However, this muscle breakdown can be alleviated by:
a) fueling correctly before, during, and after exercise (as already mentioned above), and
b) mixing in strength training workouts each week.
Without any strength training, you may experience that heavy legs feeling if your body is losing muscle mass (especially in conjunction with improper fueling).
In addition, strength training specific to the core and glutes is key for maintaining proper muscle form.
If you do not actively work on core strength, your form can falter as you get tired. This is common on long runs. Improper form leads to excessive reliance on certain muscles (as others are weak or fatigued and unable to maintain the form) – which can cause heavy legs.
Clearly, the solution to this is incorporating some type of strength work in your training plan. This doesn’t necessarily have to be intense sessions at a gym; it can be as simple as bodyweight exercises or resistance band exercises at home.
6. Too much strength training
Remember, the flip side is also a problem though – too much strength training can cause your legs to feel fatigued and tired. We’ve all probably experienced that soreness after a tough leg day at the gym!
For most runners, here’s a general guide to the amount of strength training that is beneficial (note that this can certainly vary based on the athlete and their goals):
- 2-3 days a week of strength training in the off-season
- 2 days a week in the base-building phase of training
- 1-2 days per week as you build up your race-specific training
- No strength training during the week of a major race
Even though you might feel inclined to do strength training on your rest days, remember that true rest days should not include it. Instead, try building it into your schedule and still leaving at least one full rest day. For many runners, you may end up doing an AM/PM workout on one day where you have a run in the morning and strength training in the afternoon/evening (or vice versa).
7. Poor running form
As mentioned above with strength training – poor running form can lead to tired, achy legs on a run. Lack of strength training can be one contributor to poor form, but so can your personal running style and tightness in the muscle.
While running form comes naturally for some, it may not for you – and that’s OK! Here are some quick tips to optimal form:
- Keep your body upright and tall, engaging your core.
- Keep your neck in a neutral position; avoid running with your head looking down.
- Use a natural, relaxed arm swing, and avoid crossing them in front of your body.
- Keep your shoulders relaxed and avoid hunching them forward.
- Use quick feet with a comfortable stride. Avoid overstriding (taking giant steps on your run) – this is one of the most common form issues with runners.
In addition, tight muscles may cause you to adjust your form, which could lead to leg issues. Try stretching and foam rolling after runs to prevent that.
Proper running form is key to feeling like your legs are light and swift on your run.
8. Iron deficiency
Iron is involved in the production of hemoglobin, which is part of your red blood cells. Hemoglobin binds to oxygen, allowing your body to transport it to those hard-working muscles.
When your body doesn’t get enough iron, it can have trouble transporting the right amount of oxygen to your muscles during a run. This can cause overall feelings of fatigue, as well as heavy legs.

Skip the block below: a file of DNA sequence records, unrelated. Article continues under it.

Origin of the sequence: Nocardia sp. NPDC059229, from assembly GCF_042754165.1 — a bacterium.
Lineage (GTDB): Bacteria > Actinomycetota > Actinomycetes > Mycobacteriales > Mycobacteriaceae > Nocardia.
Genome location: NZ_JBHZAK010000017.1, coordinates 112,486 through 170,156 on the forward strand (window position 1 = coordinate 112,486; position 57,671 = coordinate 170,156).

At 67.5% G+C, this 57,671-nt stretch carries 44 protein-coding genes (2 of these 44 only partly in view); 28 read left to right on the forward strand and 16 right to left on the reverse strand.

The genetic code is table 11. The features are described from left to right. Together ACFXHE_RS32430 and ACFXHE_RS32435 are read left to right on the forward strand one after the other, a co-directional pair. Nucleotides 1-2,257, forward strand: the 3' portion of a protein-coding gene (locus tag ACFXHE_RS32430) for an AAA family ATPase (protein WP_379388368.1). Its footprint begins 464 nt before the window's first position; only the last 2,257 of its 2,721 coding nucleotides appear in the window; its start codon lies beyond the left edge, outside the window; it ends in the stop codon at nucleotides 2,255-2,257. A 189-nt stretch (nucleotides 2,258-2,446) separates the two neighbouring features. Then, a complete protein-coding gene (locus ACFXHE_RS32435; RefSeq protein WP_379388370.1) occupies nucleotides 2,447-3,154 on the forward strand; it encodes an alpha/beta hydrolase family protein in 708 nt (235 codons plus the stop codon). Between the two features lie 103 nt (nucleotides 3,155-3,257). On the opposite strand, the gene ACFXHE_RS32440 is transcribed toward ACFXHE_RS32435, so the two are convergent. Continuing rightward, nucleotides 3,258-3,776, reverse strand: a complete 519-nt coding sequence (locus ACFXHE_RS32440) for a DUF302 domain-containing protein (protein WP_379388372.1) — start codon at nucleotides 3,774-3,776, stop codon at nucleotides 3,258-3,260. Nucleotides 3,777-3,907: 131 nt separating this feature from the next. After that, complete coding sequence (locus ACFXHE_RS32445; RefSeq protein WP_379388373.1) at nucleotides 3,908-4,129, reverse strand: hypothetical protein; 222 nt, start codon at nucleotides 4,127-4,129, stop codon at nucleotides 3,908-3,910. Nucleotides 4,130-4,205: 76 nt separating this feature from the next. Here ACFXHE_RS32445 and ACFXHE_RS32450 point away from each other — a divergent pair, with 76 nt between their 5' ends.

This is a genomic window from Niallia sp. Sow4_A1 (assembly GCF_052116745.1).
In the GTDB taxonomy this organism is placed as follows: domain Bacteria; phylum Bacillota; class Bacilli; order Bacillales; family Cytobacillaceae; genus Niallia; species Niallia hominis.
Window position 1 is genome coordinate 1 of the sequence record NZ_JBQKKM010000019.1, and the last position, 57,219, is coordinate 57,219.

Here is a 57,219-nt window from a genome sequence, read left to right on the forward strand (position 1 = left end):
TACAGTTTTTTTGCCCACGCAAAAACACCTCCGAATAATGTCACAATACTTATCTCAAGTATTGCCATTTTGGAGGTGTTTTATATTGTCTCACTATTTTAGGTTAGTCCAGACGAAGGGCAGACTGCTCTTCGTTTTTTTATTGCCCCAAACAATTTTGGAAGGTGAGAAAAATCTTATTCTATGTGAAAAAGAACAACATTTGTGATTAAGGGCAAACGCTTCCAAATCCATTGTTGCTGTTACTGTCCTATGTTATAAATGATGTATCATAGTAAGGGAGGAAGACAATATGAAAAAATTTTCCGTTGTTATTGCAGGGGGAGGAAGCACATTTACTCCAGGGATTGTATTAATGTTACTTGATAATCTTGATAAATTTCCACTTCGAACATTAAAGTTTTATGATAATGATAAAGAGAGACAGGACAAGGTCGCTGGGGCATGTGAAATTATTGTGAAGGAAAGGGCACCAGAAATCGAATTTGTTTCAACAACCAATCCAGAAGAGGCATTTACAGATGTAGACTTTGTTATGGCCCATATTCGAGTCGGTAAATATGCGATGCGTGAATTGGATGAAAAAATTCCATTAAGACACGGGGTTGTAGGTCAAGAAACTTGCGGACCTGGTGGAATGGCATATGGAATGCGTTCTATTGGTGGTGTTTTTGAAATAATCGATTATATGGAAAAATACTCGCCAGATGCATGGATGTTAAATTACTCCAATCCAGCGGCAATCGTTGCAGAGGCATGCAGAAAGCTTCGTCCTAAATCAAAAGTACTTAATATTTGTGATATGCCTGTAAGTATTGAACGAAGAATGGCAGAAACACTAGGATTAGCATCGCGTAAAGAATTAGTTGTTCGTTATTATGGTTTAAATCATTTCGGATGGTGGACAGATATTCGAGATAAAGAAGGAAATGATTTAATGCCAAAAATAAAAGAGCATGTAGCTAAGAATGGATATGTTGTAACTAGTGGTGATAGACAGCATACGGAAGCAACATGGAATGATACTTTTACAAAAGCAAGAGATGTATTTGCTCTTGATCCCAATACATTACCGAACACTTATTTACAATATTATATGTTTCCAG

For example, research shows that iron deficiency can impair muscle function and reduce training adaptations. Additional studies have found that low iron levels can lead to a reduced VO2 max. None of this is good news when you’re training for a race.
If you’re experiencing heavy legs and fatigue and have ruled out other causes, it’s worthwhile to ask your doctor to check hemoglobin and ferritin levels. These are lab tests which can determine if you have an iron deficiency.
If you do have a deficiency, your doctor may instruct you to eat more iron-rich foods or take a supplement.
Good food sources of iron include:
- Dark chocolate
- White beans
- Fortified cereals
(Learn more about iron deficiency and runners in this post.)
9. Heavy shoes
Yes, it sounds silly and overly simple. But sometimes, a new pair of shoes that are heavier than your old ones can cause your legs to feel weighed down. Stability shoes in particular are known for this.
I recommend trying on shoes at a local running store so that you can get a feel for them before purchasing them.
Sometimes, it may be as simple as completing a few runs with the new shoes to get used to them – especially if you’re wearing them for a certain purpose. For example, if you suffer from overpronation (foot rolls too far inward when running), then a slightly heavier stability shoe may be needed to support your foot compared to lightweight minimalist shoes.
Other times, you may find it beneficial to try a lighter shoe and see if that helps your legs feel better.
10. Medical conditions
Less commonly, heavy legs may be caused by different medical conditions. These include (but are not limited to):
- Superficial Venous Insufficiency (SVI) – This can occur with a pooling of blood in the veins of the legs.
- Peripheral arterial disease (PAD) – This occurs when plaque builds up in the arteries and blood flow decreases. The body has a hard time getting oxygen to the legs.
- Pregnancy – Additional weight, increased blood volume, and hormonal changes can lead to slight swelling in the legs and vascular issues that cause heavy legs.
It’s best to discuss any medical concerns with your doctor.
The Final Word
As you can see, tired legs may be related to any number of issues, from overtraining to fueling. Most of the time, this can be fixed with adjustments to your training plan and diet. However, it’s always worthwhile to consult a physician for any concerns about heavy legs when running, as they can rule out any more serious medical conditions.